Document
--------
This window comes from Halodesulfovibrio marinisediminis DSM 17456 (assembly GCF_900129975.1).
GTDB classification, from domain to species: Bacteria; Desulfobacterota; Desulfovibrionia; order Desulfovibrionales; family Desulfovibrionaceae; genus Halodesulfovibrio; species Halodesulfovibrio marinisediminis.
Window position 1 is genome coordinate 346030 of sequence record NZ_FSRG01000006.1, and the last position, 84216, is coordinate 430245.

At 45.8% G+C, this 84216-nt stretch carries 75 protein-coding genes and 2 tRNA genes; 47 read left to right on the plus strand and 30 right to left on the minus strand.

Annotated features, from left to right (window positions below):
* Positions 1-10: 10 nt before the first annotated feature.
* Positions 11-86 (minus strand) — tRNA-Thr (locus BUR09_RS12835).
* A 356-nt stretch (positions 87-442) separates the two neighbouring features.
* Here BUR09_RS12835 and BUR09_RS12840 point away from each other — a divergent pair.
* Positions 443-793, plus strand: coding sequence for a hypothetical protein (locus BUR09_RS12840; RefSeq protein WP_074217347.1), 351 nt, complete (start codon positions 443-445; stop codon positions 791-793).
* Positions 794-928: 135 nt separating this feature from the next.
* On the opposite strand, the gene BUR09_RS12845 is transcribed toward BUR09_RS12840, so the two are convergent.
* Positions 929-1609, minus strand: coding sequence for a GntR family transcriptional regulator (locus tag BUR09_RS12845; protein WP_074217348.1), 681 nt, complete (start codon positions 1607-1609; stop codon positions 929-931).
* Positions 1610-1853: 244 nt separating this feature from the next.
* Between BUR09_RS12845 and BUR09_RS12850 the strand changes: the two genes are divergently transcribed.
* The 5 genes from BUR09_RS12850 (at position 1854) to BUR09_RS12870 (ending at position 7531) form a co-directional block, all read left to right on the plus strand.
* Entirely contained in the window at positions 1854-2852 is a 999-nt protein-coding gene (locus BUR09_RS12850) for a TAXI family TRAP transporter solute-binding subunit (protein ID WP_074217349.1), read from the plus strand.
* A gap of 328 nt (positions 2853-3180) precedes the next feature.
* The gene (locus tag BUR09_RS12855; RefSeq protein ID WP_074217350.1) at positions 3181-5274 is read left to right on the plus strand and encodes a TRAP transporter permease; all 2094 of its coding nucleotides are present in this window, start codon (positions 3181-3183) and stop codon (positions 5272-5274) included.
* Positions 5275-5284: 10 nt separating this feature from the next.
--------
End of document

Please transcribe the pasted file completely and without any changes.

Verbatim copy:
This window comes from Halodesulfovibrio marinisediminis DSM 17456 (assembly GCF_900129975.1).
GTDB classification, from domain to species: Bacteria; Desulfobacterota; Desulfovibrionia; order Desulfovibrionales; family Desulfovibrionaceae; genus Halodesulfovibrio; species Halodesulfovibrio marinisediminis.
Window position 1 is genome coordinate 346030 of sequence record NZ_FSRG01000006.1, and the last position, 84216, is coordinate 430245.

At 45.8% G+C, this 84216-nt stretch carries 75 protein-coding genes and 2 tRNA genes; 47 read left to right on the plus strand and 30 right to left on the minus strand.

Annotated features, from left to right (window positions below):
* Positions 1-10: 10 nt before the first annotated feature.
* Positions 11-86 (minus strand) — tRNA-Thr (locus BUR09_RS12835).
* A 356-nt stretch (positions 87-442) separates the two neighbouring features.
* Here BUR09_RS12835 and BUR09_RS12840 point away from each other — a divergent pair.
* Positions 443-793, plus strand: coding sequence for a hypothetical protein (locus BUR09_RS12840; RefSeq protein WP_074217347.1), 351 nt, complete (start codon positions 443-445; stop codon positions 791-793).
* Positions 794-928: 135 nt separating this feature from the next.
* On the opposite strand, the gene BUR09_RS12845 is transcribed toward BUR09_RS12840, so the two are convergent.
* Positions 929-1609, minus strand: coding sequence for a GntR family transcriptional regulator (locus tag BUR09_RS12845; protein WP_074217348.1), 681 nt, complete (start codon positions 1607-1609; stop codon positions 929-931).
* Positions 1610-1853: 244 nt separating this feature from the next.
* Between BUR09_RS12845 and BUR09_RS12850 the strand changes: the two genes are divergently transcribed.
* The 5 genes from BUR09_RS12850 (at position 1854) to BUR09_RS12870 (ending at position 7531) form a co-directional block, all read left to right on the plus strand.
* Entirely contained in the window at positions 1854-2852 is a 999-nt protein-coding gene (locus BUR09_RS12850) for a TAXI family TRAP transporter solute-binding subunit (protein ID WP_074217349.1), read from the plus strand.
* A gap of 328 nt (positions 2853-3180) precedes the next feature.
* The gene (locus tag BUR09_RS12855; RefSeq protein ID WP_074217350.1) at positions 3181-5274 is read left to right on the plus strand and encodes a TRAP transporter permease; all 2094 of its coding nucleotides are present in this window, start codon (positions 3181-3183) and stop codon (positions 5272-5274) included.
* Positions 5275-5284: 10 nt separating this feature from the next.